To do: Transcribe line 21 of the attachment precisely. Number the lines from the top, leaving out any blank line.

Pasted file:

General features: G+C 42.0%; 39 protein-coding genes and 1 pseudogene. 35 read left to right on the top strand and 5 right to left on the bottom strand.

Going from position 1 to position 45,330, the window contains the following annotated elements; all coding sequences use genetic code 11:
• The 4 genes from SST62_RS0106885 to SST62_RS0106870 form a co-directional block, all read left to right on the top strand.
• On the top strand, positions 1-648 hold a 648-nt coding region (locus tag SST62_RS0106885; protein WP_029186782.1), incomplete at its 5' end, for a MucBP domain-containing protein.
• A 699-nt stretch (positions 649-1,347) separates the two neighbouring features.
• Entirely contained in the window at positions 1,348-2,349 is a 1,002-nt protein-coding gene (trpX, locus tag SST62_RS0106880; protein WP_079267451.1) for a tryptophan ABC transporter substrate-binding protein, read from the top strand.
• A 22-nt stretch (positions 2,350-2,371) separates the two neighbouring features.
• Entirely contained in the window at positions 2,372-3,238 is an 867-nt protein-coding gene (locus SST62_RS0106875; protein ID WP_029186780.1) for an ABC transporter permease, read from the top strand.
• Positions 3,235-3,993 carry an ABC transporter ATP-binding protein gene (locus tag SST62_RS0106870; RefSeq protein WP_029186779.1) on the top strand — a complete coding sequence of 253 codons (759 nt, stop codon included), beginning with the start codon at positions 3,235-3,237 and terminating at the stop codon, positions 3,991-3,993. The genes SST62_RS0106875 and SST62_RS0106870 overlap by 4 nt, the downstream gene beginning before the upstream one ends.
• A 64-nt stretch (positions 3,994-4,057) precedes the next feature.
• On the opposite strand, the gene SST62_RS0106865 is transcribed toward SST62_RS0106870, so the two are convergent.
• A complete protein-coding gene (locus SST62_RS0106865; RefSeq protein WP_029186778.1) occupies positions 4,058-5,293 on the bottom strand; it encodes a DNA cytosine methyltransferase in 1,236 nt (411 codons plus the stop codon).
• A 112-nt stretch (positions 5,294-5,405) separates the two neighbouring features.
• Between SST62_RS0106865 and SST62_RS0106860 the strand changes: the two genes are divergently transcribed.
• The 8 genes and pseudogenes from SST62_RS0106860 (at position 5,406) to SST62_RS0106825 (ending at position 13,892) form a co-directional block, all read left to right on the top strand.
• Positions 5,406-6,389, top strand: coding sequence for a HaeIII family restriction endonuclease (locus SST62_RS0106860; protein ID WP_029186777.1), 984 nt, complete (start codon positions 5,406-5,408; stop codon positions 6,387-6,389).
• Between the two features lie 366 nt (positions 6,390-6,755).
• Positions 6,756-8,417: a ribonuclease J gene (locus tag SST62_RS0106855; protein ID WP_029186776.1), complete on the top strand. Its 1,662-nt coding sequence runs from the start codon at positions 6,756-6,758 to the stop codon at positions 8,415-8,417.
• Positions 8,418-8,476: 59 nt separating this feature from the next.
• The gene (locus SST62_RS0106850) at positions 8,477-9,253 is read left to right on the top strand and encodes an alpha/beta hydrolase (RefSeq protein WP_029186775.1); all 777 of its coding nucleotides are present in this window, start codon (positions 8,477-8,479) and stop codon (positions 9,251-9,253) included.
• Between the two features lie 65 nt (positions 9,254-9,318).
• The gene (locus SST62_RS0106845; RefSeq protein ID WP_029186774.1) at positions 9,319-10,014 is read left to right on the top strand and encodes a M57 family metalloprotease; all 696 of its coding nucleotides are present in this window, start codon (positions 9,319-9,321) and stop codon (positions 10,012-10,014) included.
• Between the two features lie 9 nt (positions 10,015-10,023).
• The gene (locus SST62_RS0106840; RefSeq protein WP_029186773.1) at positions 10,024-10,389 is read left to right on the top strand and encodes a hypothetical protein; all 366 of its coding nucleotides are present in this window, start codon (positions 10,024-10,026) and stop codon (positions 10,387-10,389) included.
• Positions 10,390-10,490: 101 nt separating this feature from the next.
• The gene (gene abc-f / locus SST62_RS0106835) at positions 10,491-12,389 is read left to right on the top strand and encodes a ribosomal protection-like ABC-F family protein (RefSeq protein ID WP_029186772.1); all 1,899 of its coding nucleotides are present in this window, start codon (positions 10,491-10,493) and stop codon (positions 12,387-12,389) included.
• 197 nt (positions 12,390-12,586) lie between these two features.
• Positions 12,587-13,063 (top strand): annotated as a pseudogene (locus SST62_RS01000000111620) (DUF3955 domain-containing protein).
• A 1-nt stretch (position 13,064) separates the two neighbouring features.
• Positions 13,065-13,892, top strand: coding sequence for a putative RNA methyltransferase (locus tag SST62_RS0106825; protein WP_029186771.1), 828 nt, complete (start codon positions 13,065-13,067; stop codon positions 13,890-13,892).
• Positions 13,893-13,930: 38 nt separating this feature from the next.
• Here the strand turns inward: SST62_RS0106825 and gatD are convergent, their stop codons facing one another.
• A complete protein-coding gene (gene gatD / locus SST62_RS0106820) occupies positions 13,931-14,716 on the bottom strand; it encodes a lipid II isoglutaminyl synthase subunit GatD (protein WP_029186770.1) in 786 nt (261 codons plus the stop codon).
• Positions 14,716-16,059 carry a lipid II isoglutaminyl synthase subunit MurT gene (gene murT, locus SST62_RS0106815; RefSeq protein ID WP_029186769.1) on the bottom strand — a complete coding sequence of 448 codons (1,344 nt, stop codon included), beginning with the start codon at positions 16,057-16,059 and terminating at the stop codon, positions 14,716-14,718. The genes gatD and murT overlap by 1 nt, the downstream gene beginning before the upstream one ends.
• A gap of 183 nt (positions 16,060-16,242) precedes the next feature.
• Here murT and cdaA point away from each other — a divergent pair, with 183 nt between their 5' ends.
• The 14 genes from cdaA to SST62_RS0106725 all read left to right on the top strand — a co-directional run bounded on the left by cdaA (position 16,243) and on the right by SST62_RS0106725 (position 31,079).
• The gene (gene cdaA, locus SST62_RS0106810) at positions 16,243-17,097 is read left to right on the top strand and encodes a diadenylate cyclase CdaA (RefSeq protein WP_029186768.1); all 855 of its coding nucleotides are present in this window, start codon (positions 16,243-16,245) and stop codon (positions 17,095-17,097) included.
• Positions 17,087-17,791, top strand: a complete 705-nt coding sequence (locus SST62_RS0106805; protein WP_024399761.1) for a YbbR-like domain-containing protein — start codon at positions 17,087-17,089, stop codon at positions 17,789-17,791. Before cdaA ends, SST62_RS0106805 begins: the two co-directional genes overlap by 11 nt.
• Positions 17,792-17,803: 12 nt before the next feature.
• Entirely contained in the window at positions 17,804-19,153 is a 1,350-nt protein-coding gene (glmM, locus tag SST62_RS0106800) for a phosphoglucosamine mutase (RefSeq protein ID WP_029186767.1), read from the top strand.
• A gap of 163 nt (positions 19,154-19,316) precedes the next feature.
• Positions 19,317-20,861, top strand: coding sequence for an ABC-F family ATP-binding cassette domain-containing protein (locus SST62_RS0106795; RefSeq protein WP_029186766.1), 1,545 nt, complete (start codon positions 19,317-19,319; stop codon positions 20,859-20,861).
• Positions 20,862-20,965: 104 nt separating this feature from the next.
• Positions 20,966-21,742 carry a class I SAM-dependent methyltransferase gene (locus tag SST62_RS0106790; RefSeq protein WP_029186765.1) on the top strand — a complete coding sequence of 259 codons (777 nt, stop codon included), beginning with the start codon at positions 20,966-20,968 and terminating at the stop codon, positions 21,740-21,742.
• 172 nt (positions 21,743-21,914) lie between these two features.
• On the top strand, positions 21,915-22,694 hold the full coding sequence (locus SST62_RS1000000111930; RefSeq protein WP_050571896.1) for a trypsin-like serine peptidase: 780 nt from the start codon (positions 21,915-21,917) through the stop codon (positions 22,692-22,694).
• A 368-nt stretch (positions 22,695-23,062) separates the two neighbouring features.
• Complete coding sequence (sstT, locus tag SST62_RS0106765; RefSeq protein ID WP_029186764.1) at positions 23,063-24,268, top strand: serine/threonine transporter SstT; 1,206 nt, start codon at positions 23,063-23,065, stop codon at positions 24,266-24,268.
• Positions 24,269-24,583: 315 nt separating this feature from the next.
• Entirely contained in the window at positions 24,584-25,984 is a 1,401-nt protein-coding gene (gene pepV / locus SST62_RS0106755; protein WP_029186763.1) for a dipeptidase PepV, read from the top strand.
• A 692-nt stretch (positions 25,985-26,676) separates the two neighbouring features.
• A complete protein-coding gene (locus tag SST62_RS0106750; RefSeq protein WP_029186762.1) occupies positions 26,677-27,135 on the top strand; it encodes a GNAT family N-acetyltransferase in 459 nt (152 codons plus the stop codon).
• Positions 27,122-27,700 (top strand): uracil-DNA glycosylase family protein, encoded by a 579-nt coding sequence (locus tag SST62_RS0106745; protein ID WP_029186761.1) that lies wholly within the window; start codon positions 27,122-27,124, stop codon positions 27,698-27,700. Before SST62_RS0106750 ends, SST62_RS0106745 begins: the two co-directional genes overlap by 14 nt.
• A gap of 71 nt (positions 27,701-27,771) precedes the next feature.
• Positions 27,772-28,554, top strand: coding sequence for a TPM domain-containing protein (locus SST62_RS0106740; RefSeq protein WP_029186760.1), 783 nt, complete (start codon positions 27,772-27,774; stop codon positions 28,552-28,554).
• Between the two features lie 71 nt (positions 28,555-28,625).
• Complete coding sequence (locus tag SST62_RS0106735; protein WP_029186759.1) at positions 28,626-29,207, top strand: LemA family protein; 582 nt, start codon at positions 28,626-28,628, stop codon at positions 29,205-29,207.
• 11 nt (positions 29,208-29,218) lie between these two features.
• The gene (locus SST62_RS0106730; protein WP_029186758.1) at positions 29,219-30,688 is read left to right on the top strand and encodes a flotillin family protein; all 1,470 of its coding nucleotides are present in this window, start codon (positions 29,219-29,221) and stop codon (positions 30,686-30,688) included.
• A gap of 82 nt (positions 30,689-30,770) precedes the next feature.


• Between the two features lie 65 nt (positions 9,254-9,318).